“As the expected numbers under the EU Relocation Programme did not become available to Member States, including Ireland, Minister Flanagan and I have been proactively examining the ways in which the State can fulfil its outstanding commitment under the Irish Refugee Protection Programme. Increasing our resettlement commitments allows us to continue our tradition of supporting the most vulnerable refugees, as identified by UNHCR. As a complementary measure, we are providing persons granted status, including those who have been admitted under the IRPP, with an opportunity to have a limited number of additional members of their immediate family join them in Ireland under family reunification. This is a humane approach, which is in keeping with the family values at the heart of Irish society. I am sure that they will receive the same warm and generous welcome that the people of Ireland have provided to refugees and asylum seekers under the IRPP”.
Both Ministers acknowledged the continued support and cooperation of their Ministerial colleagues in implementing the Irish Refugee Protection Programme and the provision of services and supports for asylum seekers and refugees as part of a “whole-of-Government” approach.
Note for Editors
· The Government established the Irish Refugee Protection Programme (IRPP) in September 2015 as part of the State’s humanitarian response to the migration crisis in Southern Europe. The State agreed to accept up to 4,000 asylum seekers and refugees overall into Ireland under relocation and resettlement programmes at the earliest time possible.
· Ireland voluntarily opted into the two EU Council Decisions on Relocation (2015/1523) and (2015/1601), which provided for the relocation of 160,000 asylum seekers from Italy and Greece.
· By early 2018, Ireland will have admitted its entire cohort from Greece under the relocation programme (1,089) and will have admitted double our original commitment of 520 under the European Commission’s July 2015 Resettlement scheme (1,040). Relocation from Italy has not proven possible within the two-year timeframe of the relocation programme, due to a refusal by the Italian authorities to allow security assessments of candidates on its soil.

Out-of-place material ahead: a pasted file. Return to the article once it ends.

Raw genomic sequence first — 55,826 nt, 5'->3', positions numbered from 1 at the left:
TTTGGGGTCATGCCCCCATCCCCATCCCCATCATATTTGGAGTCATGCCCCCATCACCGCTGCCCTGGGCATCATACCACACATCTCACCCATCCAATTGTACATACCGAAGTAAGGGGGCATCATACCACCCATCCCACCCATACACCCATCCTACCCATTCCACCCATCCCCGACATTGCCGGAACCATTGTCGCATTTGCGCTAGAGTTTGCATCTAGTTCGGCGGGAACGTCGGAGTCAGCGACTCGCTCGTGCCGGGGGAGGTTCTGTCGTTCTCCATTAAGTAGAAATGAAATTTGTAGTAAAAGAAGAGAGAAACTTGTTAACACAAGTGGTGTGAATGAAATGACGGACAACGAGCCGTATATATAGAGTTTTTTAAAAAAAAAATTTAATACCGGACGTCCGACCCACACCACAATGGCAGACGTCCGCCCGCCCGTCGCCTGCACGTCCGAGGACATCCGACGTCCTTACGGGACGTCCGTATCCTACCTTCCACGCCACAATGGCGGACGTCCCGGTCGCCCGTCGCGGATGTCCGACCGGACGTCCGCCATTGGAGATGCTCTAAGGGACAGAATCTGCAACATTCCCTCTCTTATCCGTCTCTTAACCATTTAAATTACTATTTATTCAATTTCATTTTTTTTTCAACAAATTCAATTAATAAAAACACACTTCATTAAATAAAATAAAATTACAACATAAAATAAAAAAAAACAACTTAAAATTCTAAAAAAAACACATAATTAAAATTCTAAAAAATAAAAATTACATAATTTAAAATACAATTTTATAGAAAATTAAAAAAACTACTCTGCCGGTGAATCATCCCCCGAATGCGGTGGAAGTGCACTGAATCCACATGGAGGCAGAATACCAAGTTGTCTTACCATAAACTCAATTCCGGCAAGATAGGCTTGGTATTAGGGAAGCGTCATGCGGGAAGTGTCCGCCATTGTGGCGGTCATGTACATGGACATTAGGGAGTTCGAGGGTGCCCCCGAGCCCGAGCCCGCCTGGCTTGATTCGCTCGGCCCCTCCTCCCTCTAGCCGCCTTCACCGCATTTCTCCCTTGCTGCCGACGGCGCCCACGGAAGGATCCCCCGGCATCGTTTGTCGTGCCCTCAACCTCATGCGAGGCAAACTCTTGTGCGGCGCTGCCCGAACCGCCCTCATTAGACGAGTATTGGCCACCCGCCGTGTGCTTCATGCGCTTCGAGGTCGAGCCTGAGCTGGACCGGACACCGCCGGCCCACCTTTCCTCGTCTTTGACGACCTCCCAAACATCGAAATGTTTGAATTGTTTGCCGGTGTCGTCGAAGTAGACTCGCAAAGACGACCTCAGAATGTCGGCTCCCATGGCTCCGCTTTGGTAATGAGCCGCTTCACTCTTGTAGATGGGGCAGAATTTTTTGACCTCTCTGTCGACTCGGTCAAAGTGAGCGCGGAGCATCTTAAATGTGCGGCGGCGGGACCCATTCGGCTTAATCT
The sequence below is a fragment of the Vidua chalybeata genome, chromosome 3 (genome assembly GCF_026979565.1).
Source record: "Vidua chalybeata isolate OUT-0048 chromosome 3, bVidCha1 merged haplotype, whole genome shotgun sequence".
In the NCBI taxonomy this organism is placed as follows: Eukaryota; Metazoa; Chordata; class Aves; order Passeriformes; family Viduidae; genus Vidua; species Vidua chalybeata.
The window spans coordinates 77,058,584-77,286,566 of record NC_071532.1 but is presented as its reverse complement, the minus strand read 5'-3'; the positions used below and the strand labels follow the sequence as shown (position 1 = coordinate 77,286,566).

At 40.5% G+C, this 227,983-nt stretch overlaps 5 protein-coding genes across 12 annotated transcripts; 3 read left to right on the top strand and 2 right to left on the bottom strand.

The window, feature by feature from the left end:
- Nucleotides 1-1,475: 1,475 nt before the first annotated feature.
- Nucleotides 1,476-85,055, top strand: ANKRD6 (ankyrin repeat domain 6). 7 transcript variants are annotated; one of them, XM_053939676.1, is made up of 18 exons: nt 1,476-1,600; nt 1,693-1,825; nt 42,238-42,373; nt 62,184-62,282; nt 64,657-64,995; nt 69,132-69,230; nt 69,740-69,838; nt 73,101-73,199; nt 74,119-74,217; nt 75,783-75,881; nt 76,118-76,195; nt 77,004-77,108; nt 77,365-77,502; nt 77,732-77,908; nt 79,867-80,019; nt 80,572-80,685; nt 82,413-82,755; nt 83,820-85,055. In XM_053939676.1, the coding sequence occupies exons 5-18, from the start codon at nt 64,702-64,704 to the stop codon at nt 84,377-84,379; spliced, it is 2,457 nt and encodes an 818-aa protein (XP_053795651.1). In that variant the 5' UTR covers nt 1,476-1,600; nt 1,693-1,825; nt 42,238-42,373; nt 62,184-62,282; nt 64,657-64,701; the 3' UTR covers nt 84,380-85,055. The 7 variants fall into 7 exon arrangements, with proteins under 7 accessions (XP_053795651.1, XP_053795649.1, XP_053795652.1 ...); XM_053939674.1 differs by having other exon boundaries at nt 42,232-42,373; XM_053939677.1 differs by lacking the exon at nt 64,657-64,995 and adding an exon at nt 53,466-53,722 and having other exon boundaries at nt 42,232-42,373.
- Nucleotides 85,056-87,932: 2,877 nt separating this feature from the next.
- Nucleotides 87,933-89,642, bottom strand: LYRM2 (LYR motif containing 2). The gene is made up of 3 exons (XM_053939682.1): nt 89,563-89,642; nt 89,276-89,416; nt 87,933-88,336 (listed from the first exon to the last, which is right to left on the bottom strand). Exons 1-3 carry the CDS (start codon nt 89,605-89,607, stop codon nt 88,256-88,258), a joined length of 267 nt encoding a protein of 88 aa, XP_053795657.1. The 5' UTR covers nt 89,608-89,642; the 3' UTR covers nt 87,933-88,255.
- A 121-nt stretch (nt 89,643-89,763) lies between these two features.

· By the end of the two-year EU Relocation Programme in September 2017, 37,000 asylum seekers were eligible and registered for relocation in Italy and Greece, of which 78% (approximately 29,000) had been relocated to other EU Member States including Ireland.
· To address the balance of approximately 1,800 people under the IRPP, additional resettlement pledges have been made for 2018 and 2019 and the Minister has announced the establishment of a new Family Reunification Humanitarian Admission Programme (FRHAP).
· The FRHAP programme will address the issue of family reunification for some immediate family members that are outside the scope of the International Protection Act 2015. The 2015 Act provides for the family reunification of immediate family members (spouse, civil partner and minor children) in line with the permissions operated by other EU Member States under the EU Family Reunification Directive (in which Ireland does not participate).
· This humanitarian admission programme will operate under the Minister’s discretionary powers and is expected to provide for the reunification of more than 500 vulnerable family members over the next two years. To allow the maximum number of families to benefit from the scheme sponsors will be asked to prioritise a small number of family members for admission. To minimise the impact on an already strained national housing supply, priority may be given to sponsors who can meet the accommodation requirements of eligible family members.